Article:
Sermons

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A. INTRODUCTION

1. Failure is a fact of life. All of us have been failers at one time or another. No one succeeds in every endeavor undertaken. Most often our failures are small in nature, since most of our life's endeavors are modest. But some failures are significant; some can be life-changing; some might bring harm to others; some could prove fatal.

2. Whenever I fail, I can usually pin-point the cause of my lack of success. "My timing was off," I might tell myself, or, "I just didn't 'have it' on that particular day." Sometimes, when I fail, I blame others and, sometimes, it might be true. I have also been known to blame the weather, "bad luck," or other "circumstances beyond my control" for failures on my part. On occasion -- just like everybody else -- I have had to admit to myself that it was I and I alone who failed. When it came down to it, I just didn't get the job done. Perhaps the task was bigger than I had anticipated, requiring more time and energy than I had available to bring to it. Maybe I didn't have the right skills, or the right tools, to get that job done. Perhaps I wasn't really ready, totally unprepared for what was expected of me. Maybe I ignored the directions: left out a step or two, or tried a "short cut" through a difficult procedure. Or maybe, even after starting well, I got "sloppy" at the end of the project, no longer being careful, rushing to the finish without properly taking care of business. In such cases I have failed because I have compromised my original goal, the authentic intent of the project.

3. One of the great themes of the book of Judges is "F __ __ __ __ __ __ through

C __ __ __ __ __ __ __ __ __."

a. Israel's failure in the Promised Land began with their decision to d __ __ __ __ __ __ God's direct command to annihilate or otherwise completely drive out all of the inhabitants of the land of Canaan. God knew that the wicked yet attractive religions of the region would lead His people astray. He knew that they would not be able to resist the seductive allure of the various Baal gods or the Ashtoreths. So He commanded His people -- first through M __ __ __ __ and then through J __ __ __ __ __ -- that they were to completely rid the entire region of even the slightest trace of that culture, which had been declared by Him to be herem -- consecrated for divine judgment and destruction. To do less, God knew, would lead His people into spiritual r __ __ __ __ __ __ __ __ __, spiritual compromise, and, finally, to apostasy.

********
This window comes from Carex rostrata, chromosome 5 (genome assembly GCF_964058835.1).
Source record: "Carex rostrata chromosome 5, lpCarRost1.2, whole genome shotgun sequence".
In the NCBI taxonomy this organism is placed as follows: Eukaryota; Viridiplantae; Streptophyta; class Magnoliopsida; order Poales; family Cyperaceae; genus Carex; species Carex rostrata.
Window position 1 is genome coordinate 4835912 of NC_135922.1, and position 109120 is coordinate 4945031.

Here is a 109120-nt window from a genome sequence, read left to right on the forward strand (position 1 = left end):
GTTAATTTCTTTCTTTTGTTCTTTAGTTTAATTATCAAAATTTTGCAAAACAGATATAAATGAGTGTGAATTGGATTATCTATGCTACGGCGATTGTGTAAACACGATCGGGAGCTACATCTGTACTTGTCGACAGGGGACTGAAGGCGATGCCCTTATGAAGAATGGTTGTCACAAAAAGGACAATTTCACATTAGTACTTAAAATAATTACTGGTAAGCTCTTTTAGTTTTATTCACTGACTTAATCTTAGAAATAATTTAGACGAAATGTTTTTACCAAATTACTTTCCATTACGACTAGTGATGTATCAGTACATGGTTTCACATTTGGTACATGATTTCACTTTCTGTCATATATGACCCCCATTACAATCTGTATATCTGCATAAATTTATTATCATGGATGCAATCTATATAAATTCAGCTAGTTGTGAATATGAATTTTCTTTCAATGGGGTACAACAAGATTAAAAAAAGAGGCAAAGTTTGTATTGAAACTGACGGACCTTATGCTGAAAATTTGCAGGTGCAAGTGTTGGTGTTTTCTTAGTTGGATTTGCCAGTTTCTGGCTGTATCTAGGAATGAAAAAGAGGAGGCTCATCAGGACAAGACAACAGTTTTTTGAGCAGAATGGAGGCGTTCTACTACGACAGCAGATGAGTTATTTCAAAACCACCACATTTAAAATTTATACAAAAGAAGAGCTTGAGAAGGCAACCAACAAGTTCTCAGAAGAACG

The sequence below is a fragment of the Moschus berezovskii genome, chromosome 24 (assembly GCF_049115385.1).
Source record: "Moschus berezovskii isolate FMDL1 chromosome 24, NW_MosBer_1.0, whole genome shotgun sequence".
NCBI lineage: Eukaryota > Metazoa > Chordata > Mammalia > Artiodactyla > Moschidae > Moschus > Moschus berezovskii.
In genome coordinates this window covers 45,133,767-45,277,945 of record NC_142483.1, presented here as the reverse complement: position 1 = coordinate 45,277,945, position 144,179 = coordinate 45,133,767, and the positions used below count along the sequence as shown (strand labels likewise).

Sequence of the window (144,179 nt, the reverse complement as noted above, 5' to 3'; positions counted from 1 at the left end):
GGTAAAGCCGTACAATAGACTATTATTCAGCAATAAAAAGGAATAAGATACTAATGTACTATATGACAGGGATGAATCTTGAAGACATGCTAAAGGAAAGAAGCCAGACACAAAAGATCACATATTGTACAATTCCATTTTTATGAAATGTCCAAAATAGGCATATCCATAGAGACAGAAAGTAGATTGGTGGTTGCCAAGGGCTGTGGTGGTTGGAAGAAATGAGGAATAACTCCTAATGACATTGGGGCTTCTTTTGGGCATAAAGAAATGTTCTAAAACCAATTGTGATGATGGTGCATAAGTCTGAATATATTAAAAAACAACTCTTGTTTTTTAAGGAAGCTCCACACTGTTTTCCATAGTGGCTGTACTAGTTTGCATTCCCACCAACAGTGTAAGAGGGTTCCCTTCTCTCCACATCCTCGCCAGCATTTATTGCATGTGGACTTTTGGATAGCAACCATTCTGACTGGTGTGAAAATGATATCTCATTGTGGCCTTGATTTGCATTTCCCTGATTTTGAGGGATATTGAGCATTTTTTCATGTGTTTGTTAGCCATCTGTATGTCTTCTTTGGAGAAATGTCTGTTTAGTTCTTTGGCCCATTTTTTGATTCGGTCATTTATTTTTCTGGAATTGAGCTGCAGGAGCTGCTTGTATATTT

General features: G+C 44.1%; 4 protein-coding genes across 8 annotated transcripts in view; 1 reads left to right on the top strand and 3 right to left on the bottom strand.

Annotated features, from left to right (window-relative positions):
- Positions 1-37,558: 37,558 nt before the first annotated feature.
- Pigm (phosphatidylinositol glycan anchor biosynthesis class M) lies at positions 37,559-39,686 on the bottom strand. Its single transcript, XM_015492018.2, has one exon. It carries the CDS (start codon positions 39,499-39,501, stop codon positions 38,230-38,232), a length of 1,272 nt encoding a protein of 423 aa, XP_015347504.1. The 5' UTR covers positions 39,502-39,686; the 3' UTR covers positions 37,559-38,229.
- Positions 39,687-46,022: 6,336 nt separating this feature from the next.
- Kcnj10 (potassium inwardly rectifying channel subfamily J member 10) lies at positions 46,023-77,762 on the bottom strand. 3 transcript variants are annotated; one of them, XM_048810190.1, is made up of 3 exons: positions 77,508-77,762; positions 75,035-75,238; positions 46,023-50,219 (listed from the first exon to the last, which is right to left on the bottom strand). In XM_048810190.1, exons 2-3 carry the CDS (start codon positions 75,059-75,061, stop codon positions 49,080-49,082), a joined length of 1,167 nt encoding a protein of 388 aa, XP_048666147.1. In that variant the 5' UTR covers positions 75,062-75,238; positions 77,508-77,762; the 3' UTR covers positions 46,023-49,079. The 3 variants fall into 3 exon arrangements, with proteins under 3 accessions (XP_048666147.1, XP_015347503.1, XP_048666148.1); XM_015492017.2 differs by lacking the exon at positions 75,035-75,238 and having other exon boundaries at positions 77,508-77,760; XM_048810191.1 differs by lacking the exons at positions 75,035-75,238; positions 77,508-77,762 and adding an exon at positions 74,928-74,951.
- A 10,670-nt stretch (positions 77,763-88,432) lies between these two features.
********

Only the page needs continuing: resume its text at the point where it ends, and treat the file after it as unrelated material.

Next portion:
(1) Baal is one of the names given to the Canaanite "storm God" also called "Hadod." In the mythology of the region, he was the son of "Dagon," god of rain and agriculture. Often in the Old Testament we read the name Baal in a plural form. This is because certain manifestations of Baal were assigned in the religion to particular places.

(2) Ashtoreth ( also sometimes rendered in a plural form) was the "goddess of the evening star," renowned and worshiped for her beauty. She served as the goddess of fertility and love, and was often linked in the Canaanite pantheon with Baal.


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